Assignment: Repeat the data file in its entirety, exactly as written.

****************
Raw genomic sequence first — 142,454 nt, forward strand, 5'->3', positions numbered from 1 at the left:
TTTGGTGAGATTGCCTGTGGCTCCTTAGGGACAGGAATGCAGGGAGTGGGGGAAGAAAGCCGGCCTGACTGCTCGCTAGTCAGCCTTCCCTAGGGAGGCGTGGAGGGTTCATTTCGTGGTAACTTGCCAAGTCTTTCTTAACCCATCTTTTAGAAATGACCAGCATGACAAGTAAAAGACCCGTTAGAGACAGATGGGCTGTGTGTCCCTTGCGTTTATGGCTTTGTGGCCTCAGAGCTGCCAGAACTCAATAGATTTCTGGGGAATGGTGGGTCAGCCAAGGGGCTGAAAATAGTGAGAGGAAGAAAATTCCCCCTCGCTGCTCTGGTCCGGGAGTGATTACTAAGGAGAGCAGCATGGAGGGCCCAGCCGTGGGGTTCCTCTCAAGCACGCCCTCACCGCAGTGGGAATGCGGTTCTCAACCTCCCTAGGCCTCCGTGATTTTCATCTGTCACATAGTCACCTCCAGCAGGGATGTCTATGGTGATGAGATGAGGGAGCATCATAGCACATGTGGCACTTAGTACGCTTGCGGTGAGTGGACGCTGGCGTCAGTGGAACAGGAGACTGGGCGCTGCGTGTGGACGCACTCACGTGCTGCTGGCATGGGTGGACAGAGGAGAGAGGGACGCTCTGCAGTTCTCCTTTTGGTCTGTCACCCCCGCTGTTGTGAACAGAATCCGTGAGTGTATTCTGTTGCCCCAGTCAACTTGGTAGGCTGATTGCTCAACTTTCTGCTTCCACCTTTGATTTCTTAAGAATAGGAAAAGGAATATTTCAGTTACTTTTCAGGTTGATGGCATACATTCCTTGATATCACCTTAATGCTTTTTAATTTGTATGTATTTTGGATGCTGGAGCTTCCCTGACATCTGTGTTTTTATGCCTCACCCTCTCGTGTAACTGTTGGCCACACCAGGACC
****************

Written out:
Raw genomic sequence first — 142,454 nt, forward strand, 5'->3', positions numbered from 1 at the left:
TTTGGTGAGATTGCCTGTGGCTCCTTAGGGACAGGAATGCAGGGAGTGGGGGAAGAAAGCCGGCCTGACTGCTCGCTAGTCAGCCTTCCCTAGGGAGGCGTGGAGGGTTCATTTCGTGGTAACTTGCCAAGTCTTTCTTAACCCATCTTTTAGAAATGACCAGCATGACAAGTAAAAGACCCGTTAGAGACAGATGGGCTGTGTGTCCCTTGCGTTTATGGCTTTGTGGCCTCAGAGCTGCCAGAACTCAATAGATTTCTGGGGAATGGTGGGTCAGCCAAGGGGCTGAAAATAGTGAGAGGAAGAAAATTCCCCCTCGCTGCTCTGGTCCGGGAGTGATTACTAAGGAGAGCAGCATGGAGGGCCCAGCCGTGGGGTTCCTCTCAAGCACGCCCTCACCGCAGTGGGAATGCGGTTCTCAACCTCCCTAGGCCTCCGTGATTTTCATCTGTCACATAGTCACCTCCAGCAGGGATGTCTATGGTGATGAGATGAGGGAGCATCATAGCACATGTGGCACTTAGTACGCTTGCGGTGAGTGGACGCTGGCGTCAGTGGAACAGGAGACTGGGCGCTGCGTGTGGACGCACTCACGTGCTGCTGGCATGGGTGGACAGAGGAGAGAGGGACGCTCTGCAGTTCTCCTTTTGGTCTGTCACCCCCGCTGTTGTGAACAGAATCCGTGAGTGTATTCTGTTGCCCCAGTCAACTTGGTAGGCTGATTGCTCAACTTTCTGCTTCCACCTTTGATTTCTTAAGAATAGGAAAAGGAATATTTCAGTTACTTTTCAGGTTGATGGCATACATTCCTTGATATCACCTTAATGCTTTTTAATTTGTATGTATTTTGGATGCTGGAGCTTCCCTGACATCTGTGTTTTTATGCCTCACCCTCTCGTGTAACTGTTGGCCACACCAGGACC